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From Ted Dunning <ted.dunn...@gmail.com>
Subject Re: ICLA US Government
Date Thu, 06 Mar 2014 07:36:50 GMT
You may not be the copyright owner, but you can grant a license to public
domain works.

As can I or anyone else.

The fact that the the licensee doesn't need the license is irrelevant.


On Wed, Mar 5, 2014 at 1:11 PM, Evan Ward <evan.ward@nrl.navy.mil> wrote:

> Hi,
>
> I was recently invited to be a committer for apache commons. Since I
> have made all my contributions as a government employee (and plan to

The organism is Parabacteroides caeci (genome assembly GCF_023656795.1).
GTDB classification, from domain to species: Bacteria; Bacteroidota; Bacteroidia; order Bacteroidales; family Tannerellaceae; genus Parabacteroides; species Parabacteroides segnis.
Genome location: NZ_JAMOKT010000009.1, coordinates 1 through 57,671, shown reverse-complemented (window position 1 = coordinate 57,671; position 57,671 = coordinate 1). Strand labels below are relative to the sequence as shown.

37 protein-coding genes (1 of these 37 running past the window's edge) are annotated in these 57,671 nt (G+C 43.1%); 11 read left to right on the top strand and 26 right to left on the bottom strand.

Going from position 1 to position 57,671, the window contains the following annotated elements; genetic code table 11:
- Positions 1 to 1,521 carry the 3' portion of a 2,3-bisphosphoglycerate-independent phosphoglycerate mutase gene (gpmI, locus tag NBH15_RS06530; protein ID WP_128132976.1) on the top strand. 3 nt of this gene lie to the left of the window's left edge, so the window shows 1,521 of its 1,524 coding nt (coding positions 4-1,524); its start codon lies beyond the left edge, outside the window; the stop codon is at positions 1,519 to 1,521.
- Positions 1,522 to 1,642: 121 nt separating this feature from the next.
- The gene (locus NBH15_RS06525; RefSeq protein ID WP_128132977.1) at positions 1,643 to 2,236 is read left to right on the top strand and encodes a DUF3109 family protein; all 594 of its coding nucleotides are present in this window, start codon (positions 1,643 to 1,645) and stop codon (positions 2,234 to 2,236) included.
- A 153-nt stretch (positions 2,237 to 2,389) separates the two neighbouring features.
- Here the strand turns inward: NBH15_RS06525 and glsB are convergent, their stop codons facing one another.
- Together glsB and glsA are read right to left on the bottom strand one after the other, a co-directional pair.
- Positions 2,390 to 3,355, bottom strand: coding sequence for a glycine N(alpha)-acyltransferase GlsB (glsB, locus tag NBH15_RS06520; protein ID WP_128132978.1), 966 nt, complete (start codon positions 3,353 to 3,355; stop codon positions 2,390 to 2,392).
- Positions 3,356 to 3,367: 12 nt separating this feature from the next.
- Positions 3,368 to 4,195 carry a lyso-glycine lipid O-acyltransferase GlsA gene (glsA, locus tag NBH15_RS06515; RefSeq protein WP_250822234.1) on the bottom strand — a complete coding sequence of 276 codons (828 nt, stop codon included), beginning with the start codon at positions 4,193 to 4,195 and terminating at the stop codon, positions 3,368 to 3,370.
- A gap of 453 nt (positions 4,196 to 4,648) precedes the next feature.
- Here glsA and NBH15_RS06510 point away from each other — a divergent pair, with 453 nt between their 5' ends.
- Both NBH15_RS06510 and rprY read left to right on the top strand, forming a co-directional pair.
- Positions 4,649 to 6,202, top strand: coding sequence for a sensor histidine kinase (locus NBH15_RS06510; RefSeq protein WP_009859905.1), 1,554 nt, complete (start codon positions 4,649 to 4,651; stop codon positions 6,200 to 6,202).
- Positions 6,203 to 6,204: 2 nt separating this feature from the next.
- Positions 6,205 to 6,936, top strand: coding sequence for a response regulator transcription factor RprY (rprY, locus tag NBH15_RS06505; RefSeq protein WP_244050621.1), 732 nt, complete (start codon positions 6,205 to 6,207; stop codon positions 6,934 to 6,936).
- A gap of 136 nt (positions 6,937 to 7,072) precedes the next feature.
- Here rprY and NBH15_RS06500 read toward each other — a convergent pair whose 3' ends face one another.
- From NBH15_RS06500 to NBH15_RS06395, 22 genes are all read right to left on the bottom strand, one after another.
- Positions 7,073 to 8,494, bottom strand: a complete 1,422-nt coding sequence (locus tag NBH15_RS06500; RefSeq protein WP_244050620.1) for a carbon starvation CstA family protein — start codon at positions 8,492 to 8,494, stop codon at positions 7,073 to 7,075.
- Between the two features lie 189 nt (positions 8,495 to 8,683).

> continue to do so) I ran the ICLA by our legal department.
>
> As far as I can tell, the fundamental issue is that my work, by itself,
> can not be licensed, because there is no copyright. This means that I
> can't agree to statements like "You represent that you are legally
> entitled to grant the above license."
>
> After reading LEGAL-100 it seems that the ICLA's definition of "you" (as
> the copyright owner) excludes me or my employer since no one can own a
> copyright that does not exist.
>
> Are these interpretations correct? Since everything I do is by law in
> the public domain, why I need an ICLA?
>
> Best Regards,
>
> Evan Ward
> Naval Research Laboratory
> (e) evan.ward@nrl.navy.mil
>
>
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